Nine members of Argentina’s scientific and military base in Antarctica were evacuated this weekend, and 24 of the site’s 43 residents have been infected with COVID-19 since the eruption, official sources said Thursday.
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Nine positive cases that have not been vaccinated since Pace has been suspended in Esperance since 2020 were evacuated Saturday by helicopter in a sophisticated operation during a few hours of weather window and transferred to Buenos Aires by air. No one is sick but isolated.
“The situation is under control and other Argentine sites are not affected by COVID-19,” Patricia Ordzar, national director of Antarctica, told AFP.
Pace Esperanza, located at the (northwestern) tip of the Antarctic Peninsula, is one of 13 Argentine bases on the continent and one of six permanent bases. More than 200 scientists and soldiers have been staying at these sites in the winter, more than twice as much in the summer.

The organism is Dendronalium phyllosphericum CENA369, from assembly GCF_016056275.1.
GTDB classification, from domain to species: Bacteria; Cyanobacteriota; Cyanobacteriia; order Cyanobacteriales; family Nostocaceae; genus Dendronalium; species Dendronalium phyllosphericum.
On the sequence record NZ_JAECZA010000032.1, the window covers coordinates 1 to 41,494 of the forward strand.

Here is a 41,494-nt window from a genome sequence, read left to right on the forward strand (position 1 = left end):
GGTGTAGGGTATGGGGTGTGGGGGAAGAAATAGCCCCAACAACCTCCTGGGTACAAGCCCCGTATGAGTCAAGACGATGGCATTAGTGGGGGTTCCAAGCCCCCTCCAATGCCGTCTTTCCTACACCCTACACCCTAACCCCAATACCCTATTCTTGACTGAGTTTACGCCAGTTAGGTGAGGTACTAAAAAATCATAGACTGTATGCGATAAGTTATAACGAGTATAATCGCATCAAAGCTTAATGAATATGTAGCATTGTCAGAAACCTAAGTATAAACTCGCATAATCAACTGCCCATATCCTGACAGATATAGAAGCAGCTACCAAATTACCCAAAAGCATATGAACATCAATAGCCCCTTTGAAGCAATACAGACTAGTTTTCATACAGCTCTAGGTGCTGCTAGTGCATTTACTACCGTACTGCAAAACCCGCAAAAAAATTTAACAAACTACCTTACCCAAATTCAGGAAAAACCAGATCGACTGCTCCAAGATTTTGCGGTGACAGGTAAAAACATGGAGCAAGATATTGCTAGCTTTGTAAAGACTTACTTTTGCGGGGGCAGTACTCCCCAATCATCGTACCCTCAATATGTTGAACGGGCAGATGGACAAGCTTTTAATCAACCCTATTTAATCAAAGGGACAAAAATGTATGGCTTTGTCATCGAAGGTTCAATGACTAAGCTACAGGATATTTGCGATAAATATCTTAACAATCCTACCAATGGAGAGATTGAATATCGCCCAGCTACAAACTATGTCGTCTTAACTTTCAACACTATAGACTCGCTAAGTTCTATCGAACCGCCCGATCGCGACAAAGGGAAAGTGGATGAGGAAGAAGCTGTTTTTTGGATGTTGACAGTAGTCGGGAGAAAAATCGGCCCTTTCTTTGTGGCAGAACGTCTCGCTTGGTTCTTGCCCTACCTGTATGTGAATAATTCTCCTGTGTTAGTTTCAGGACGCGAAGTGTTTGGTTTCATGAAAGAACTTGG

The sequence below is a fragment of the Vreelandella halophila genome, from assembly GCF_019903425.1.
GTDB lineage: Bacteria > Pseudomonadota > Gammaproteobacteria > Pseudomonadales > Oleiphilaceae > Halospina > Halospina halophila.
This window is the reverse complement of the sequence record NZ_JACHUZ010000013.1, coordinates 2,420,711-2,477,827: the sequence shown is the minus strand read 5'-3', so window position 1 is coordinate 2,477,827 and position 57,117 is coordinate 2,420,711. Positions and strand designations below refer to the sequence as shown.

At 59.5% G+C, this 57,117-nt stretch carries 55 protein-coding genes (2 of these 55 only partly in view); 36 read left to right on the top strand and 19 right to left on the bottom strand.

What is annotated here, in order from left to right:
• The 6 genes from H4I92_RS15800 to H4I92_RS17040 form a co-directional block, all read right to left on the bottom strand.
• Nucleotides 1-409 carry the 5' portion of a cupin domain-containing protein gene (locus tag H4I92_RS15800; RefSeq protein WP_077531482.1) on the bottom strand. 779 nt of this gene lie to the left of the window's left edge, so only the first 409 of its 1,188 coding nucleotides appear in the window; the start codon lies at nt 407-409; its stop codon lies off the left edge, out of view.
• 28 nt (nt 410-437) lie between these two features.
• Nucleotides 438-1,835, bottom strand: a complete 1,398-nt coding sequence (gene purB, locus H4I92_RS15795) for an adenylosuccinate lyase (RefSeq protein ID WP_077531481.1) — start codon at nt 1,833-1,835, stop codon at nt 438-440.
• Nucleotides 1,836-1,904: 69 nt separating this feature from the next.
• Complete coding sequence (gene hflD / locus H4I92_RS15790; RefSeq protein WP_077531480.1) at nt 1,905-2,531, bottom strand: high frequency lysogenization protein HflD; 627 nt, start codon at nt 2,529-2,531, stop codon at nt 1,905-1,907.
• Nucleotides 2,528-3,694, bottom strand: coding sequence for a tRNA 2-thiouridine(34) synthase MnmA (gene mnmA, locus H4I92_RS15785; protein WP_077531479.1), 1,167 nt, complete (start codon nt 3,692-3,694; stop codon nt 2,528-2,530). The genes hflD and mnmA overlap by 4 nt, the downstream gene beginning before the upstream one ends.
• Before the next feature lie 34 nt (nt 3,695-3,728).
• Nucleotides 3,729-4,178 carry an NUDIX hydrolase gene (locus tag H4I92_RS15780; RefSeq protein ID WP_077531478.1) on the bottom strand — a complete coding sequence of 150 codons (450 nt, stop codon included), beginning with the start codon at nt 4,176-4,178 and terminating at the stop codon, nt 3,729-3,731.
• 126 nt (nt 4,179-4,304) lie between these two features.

The focus on Esperanza came after staff earnings last week. One of the base members suffered from fever and headache and all of them underwent antigen tests, giving 24 positive results, Ms Ordusar said.
Only nine people have not been vaccinated since 2020 because it was decided not to vaccinate in Antarctica, Edgar Caland, commander for Antarctica, explained to Thelam Company if there were side effects on the spot in the extreme environment. Nine were evacuated “as a precaution”, while the other, positive and asymptomatic, remained on the spot.
Since the vaccine was launched in late 2020, it has already been vaccinated before staff entering the sites. The relief of about 300 scientists and soldiers, currently traveling on the icebreaker, has been undergoing testing and preventive isolation since the end of December.
The cases in Base Esperanza are not the first case of COVID-19 in Antarctica: in December 2020, 36 cases erupted at the Chilean military base Bernardo O’Hikins.